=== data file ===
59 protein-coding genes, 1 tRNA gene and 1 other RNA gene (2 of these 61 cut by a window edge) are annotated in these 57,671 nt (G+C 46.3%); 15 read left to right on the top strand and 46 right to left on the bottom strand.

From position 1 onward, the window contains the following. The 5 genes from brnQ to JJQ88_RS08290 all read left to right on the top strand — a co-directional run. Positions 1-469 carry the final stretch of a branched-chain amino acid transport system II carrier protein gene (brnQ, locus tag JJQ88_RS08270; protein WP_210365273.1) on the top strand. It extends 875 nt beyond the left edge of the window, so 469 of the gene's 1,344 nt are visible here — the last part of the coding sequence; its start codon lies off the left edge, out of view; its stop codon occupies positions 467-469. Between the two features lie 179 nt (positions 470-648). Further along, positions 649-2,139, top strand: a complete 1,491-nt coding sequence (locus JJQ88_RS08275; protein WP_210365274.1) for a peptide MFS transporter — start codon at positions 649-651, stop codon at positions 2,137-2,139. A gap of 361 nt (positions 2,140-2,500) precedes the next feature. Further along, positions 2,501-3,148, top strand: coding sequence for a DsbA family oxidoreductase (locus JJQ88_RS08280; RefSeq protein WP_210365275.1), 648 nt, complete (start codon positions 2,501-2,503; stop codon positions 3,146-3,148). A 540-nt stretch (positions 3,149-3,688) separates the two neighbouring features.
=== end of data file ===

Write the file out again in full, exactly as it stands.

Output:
59 protein-coding genes, 1 tRNA gene and 1 other RNA gene (2 of these 61 cut by a window edge) are annotated in these 57,671 nt (G+C 46.3%); 15 read left to right on the top strand and 46 right to left on the bottom strand.

From position 1 onward, the window contains the following. The 5 genes from brnQ to JJQ88_RS08290 all read left to right on the top strand — a co-directional run. Positions 1-469 carry the final stretch of a branched-chain amino acid transport system II carrier protein gene (brnQ, locus tag JJQ88_RS08270; protein WP_210365273.1) on the top strand. It extends 875 nt beyond the left edge of the window, so 469 of the gene's 1,344 nt are visible here — the last part of the coding sequence; its start codon lies off the left edge, out of view; its stop codon occupies positions 467-469. Between the two features lie 179 nt (positions 470-648). Further along, positions 649-2,139, top strand: a complete 1,491-nt coding sequence (locus JJQ88_RS08275; protein WP_210365274.1) for a peptide MFS transporter — start codon at positions 649-651, stop codon at positions 2,137-2,139. A gap of 361 nt (positions 2,140-2,500) precedes the next feature. Further along, positions 2,501-3,148, top strand: coding sequence for a DsbA family oxidoreductase (locus JJQ88_RS08280; RefSeq protein WP_210365275.1), 648 nt, complete (start codon positions 2,501-2,503; stop codon positions 3,146-3,148). A 540-nt stretch (positions 3,149-3,688) separates the two neighbouring features.